McDougal Littell Science Cells and Heredity 

Table of Contents
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A multicellular organism is a community of cells.

Cells in a multicellular organism are specialized. The ways in which the cells work together and interact depend on the organism. You can think of the cells of an organism as members of a community. The size and complexity of the community differ from organism to organism.

A sponge is an animal that is fairly simple in its organization. It spends its life attached to the ocean floor, filtering food and other nutrients from the water. Like all animals, the sponge is organized at a cellular level. Different types of cells in its body perform different functions. For example, certain cells take in food, and other cells digest it. However, cells in a sponge are not very highly specialized. A piece broken from a living sponge will actually regenerate itself as new cells replace the lost ones.

In more complex organisms, such as plants and animals, cells are not only specialized but grouped together in tissues. A tissue is a group of similar cells that are organized to do a specific job. If you look at your hand, you will see the top layer of tissue in your skin. Humans have two layers of skin tissue, layered one on top of the other. Together these skin tissues provide protection and support.

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In what way is a tissue an organization of cells?

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Levels of Organization

Levels of organization in multicellular organisms include cells, tissues, organs, organ systems, and the organism itself.

Organ
Organ

Different tissues working together to perform a particular function represent another level of organization, the organ. The eye is an organ that functions with the tarsier's brain to allow sight. A leaf is an organ that provides a plant with energy and materials. It has tissue that brings in water and nutrients, tissue that uses the Sun's energy to make sugar, and tissue that moves sugar to other parts of the plant.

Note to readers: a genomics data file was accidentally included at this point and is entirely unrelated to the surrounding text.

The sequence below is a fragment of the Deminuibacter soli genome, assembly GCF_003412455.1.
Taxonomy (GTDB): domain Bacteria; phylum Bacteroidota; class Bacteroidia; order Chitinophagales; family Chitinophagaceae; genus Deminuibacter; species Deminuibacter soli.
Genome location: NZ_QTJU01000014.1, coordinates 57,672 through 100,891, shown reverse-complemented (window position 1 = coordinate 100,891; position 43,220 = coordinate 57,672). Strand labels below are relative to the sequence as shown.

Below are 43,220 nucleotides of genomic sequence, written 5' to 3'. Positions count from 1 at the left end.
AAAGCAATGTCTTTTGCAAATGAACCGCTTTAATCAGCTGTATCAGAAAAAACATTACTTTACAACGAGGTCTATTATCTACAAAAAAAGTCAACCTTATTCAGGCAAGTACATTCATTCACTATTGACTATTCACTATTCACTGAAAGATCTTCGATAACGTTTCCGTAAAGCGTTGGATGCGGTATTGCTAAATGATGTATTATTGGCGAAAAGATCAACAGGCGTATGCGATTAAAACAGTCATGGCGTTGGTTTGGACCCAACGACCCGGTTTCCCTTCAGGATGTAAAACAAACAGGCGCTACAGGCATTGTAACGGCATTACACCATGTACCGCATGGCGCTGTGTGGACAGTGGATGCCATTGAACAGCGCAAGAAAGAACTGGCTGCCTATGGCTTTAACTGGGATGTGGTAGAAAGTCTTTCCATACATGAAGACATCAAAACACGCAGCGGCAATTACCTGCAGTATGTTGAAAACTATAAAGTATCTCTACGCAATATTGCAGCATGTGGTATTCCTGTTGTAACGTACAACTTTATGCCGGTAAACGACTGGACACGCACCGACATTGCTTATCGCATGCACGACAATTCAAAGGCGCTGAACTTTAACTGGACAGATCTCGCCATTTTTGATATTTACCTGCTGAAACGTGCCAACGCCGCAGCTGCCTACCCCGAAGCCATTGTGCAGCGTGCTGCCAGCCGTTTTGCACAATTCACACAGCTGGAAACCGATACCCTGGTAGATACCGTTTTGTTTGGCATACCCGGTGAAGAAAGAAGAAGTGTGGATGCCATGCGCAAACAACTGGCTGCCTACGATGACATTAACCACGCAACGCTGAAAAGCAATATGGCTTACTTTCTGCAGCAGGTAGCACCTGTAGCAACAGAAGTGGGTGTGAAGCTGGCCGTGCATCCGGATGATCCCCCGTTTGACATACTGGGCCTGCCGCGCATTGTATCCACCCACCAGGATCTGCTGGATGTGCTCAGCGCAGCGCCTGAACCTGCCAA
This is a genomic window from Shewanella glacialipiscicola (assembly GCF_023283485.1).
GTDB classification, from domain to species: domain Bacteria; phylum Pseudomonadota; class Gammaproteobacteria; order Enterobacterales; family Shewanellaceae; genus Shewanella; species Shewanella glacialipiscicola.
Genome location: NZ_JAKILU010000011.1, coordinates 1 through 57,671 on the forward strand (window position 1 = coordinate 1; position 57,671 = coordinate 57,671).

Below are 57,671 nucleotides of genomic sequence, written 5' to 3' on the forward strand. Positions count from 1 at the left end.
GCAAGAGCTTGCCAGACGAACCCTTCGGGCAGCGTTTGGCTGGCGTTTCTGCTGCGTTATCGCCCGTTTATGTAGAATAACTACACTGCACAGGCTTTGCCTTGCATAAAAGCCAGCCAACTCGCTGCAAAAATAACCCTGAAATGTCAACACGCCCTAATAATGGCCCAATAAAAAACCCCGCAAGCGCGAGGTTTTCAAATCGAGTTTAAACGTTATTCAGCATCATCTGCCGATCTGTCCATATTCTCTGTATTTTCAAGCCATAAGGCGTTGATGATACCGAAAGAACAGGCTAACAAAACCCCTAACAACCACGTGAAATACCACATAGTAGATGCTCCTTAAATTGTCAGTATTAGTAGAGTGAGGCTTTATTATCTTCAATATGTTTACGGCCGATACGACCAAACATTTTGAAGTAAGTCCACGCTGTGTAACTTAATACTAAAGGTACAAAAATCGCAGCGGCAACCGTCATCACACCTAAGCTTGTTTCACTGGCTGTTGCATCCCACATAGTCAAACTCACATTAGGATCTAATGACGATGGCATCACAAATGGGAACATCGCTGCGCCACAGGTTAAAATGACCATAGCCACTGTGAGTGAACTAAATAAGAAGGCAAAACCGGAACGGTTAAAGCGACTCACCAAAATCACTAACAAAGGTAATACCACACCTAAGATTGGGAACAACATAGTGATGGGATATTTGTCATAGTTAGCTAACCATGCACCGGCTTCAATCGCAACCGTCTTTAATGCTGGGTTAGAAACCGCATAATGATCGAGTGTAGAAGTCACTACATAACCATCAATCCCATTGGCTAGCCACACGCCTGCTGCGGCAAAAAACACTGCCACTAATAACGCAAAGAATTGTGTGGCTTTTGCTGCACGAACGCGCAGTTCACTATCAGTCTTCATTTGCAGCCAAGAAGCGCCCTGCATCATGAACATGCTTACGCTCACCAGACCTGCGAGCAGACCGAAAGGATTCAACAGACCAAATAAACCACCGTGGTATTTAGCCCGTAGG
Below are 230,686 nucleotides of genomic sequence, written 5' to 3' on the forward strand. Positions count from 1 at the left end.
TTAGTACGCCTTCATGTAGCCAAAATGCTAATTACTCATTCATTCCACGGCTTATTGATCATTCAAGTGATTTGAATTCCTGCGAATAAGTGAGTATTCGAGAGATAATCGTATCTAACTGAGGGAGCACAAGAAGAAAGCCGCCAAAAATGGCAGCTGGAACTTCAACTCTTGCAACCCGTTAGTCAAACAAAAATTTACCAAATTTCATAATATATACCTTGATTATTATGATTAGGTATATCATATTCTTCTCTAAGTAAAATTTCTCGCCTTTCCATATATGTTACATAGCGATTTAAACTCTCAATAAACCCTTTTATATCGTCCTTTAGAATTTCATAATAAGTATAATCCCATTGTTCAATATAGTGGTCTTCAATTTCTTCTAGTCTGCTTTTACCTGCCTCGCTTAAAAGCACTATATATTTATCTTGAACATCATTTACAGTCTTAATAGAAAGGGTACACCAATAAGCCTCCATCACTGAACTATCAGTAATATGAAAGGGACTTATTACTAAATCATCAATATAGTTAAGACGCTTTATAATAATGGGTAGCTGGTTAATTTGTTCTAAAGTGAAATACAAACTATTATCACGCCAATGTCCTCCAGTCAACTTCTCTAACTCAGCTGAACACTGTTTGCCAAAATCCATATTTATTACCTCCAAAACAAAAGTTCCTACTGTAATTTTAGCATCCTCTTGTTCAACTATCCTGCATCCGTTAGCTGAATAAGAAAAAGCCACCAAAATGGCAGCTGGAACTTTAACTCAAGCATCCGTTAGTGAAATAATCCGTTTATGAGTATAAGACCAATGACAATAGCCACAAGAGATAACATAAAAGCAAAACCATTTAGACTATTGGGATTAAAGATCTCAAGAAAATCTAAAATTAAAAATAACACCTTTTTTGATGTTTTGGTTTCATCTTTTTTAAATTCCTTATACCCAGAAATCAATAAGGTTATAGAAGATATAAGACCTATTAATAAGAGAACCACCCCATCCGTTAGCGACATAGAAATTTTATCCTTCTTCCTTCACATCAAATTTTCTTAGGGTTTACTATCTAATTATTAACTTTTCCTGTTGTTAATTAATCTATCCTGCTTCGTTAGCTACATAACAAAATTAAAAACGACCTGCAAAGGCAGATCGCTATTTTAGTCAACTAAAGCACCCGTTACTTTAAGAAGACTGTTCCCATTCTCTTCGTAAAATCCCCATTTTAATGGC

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What is the relationship between tissues and organs?

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Different organs and tissues working together form an organ system. An organism may have only a few organ systems. The organ systems of plants include roots, stems, and leaves. Other organisms have many organ systems. Humans have 11 major organ systems, made up of about 40 organs and over 200 types of tissue. The human nervous system, for example, includes the brain, the spinal cord, nerves, and sensory organs, such as the ears and eyes.

An organism itself represents the highest level of organization. It is at this level that we see all the characteristics we associate with life. If an organism is a complex organism—a human, for example—it will consist of trillions of cells grouped into tissues, organs, and organ systems. However, a simple organism, like a sponge, meets its needs with a body made up of only a few types of specialized cells.

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What level of organization is an organism? What do we see at this level of organization?

INVESTIGATE Cell Models

What are some of the limitations of using a model to represent a cell?

  1. PROCEDURE
  2. 1 Work with a partner to choose a type of cell to model and to determine the types of organelles to include.
  3. 2 Using the poster board as a base, construct the model from available supplies. Make the model as accurate as you can.
  4. 3 Use a marker to label each organelle, and include a description of its function.
  5. 4 Compare your cell model with those made by your classmates.
  • WHAT DO YOU THINK?
  • What are some of the limitations of using a model to represent a cell?
  • What are some of the benefits of making a three-dimensional model of a cell?

CHALLENGE Think of something to which you might compare the activities of a cell—perhaps the activities of a factory or a school. Add labels to your model to show how the comparison applies to each of the cell's structures.

Organ